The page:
MANUFACTURER(S): Royal Small Arms Factory, Enfield - UK
OPERATORS: Canada; United Kingdom
ACTION: Double-Action; Rotating Cylinder
CALIBER(S): .476 Revolver Mk II
LENGTH (OVERALL): 292 millimeters (11.50 inches)
LENGTH (BARREL): 146 millimeters (5.75 inches)
SIGHTS: Rear Notch; Fixed Front Post
MUZZLE VELOCITY: 600 feet-per-second (183 meters-per-second)
RATE-OF-FIRE: 18 rounds-per-minute
RANGE (EFFECTIVE): 82 feet (25 meters; 27 yards)
Detailing the development and operational history of the Enfield Mk I / Mk II Service Revolver.
Entry last updated on 4/13/2016.
Authored by Staff Writer. Content ©www.MilitaryFactory.com.
The Enfield Mk I/Mk II series of service revolvers appeared late in the 19th Century amidst a period of ever-changing firearms technology, becoming the standard sidearm of the British Army if only for a short while. Largely a conventional revolver, design and manufacture of the weapon were headed by the legendary Royal Small Arms Factory (RSAF) of Enfield. Design work began in 1879 while production spanned from 1880 to 1889. Users of the weapon eventually included Canada whose mounted police were issued the type and used them until 1911. The revolver appeared in "Mk I" and "Mk II" production forms.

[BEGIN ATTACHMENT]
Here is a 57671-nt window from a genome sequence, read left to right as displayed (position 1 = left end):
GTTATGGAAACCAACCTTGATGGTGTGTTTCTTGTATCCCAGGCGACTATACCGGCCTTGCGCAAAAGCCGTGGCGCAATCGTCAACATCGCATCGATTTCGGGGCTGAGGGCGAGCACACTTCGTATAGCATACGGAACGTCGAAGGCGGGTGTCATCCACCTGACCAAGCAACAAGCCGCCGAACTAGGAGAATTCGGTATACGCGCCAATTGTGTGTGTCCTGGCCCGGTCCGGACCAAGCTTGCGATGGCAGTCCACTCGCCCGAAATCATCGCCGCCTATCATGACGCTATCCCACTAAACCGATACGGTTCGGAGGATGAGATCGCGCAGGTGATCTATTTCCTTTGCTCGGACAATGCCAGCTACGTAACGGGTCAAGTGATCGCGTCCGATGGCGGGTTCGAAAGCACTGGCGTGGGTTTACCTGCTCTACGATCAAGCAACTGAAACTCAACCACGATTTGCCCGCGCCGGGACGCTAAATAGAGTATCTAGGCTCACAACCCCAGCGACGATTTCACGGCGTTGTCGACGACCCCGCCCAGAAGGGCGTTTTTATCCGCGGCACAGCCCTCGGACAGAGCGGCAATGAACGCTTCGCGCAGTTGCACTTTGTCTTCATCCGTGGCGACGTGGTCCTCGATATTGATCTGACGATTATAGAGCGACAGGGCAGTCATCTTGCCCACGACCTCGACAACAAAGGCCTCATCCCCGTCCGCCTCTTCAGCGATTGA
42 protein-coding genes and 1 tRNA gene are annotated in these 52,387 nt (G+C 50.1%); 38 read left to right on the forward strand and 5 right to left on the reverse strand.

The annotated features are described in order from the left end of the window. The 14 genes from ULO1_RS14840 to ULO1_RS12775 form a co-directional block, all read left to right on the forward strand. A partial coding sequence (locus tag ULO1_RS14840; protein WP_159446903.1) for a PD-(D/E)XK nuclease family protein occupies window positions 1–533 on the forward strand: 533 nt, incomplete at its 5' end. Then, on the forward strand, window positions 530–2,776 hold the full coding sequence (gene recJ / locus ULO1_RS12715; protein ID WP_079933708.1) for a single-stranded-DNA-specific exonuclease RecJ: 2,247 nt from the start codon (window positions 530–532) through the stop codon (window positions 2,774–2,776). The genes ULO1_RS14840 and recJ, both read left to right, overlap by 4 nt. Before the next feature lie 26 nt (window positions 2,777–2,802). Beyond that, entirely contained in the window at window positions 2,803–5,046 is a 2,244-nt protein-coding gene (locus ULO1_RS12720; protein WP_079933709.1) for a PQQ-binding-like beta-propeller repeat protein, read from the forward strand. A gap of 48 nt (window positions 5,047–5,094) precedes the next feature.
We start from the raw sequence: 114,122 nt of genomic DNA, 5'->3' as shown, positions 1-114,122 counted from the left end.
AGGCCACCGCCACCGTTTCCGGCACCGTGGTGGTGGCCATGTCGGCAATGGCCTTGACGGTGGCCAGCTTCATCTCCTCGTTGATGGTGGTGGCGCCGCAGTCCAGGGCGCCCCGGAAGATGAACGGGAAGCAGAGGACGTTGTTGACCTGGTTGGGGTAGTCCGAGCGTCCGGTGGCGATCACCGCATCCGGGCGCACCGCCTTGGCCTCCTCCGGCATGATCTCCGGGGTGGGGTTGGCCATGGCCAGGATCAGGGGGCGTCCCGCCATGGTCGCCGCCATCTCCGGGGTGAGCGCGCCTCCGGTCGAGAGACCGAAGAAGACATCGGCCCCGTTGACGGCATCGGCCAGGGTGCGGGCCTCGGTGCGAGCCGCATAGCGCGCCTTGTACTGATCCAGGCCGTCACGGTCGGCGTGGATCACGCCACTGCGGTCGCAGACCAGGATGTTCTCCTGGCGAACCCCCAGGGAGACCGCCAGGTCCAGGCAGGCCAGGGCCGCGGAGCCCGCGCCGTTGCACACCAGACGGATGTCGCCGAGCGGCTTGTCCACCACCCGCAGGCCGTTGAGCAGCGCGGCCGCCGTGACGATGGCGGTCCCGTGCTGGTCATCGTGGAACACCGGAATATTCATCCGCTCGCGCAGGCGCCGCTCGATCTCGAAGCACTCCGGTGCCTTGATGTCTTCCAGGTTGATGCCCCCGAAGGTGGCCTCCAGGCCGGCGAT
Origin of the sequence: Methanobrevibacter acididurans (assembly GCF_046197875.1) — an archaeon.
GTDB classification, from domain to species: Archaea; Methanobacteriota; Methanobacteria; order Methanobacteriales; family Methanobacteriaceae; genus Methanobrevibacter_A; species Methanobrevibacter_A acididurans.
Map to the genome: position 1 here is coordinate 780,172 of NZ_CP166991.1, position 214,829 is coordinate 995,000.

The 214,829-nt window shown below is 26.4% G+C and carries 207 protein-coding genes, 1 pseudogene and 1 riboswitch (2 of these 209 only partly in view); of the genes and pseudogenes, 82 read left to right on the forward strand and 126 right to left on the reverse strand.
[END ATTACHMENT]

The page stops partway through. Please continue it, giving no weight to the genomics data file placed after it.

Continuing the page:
The Enfield Mk series was chambered for the .476 Revolver Mk II cartridge in which six were fed (individually) into the cylinder chambers by way of a loading gate. The grip handle was curved and integrated into the frame's design in the usual way. The frame was of a "top break" design and hinged along a point ahead and below of the cylinder. The action was double-action though a limited amount of single-action examples were also produced. A lanyard ring was affixed to the bottom of the grip handle and a cylinder lock fit over the cylinder to prevent its rotation while holstered. Sighting was through a front fixed post and rear notch.
One of the key qualities of the Enfield offering was its Owen Jones "self-extraction" system which intended to remove spent shell cartridges for the operator while retaining ready-to-fire cartridges in the cylinder. The system involved the operator unlatching the barrel and forcing the assembly downwards along the hinge. With the barrel tilted forwards, the cylinder was positioned slightly forward to reveal enough of spent cartridge cases that they fell out of their chambers. In practice, the system was not wholly reliable.
Enfield Mk revolvers saw combat service with British forces in the Second Anglo-Afghan War (1878-1880) where, despite the British victory, their overall man-stopping power was deemed relatively weak. Their official replacement came in the form of the Webley Mk I revolvers in .455 caliber.
This Enfield revolver should not be confused with the "Enfield No. 2" revolver seeing widespread use in World War 2 and detailed elsewhere on this site. This particular weapon was chambered for the .380 Revolver Mk I/Mk IIz cartridge and not introduced until 1932.
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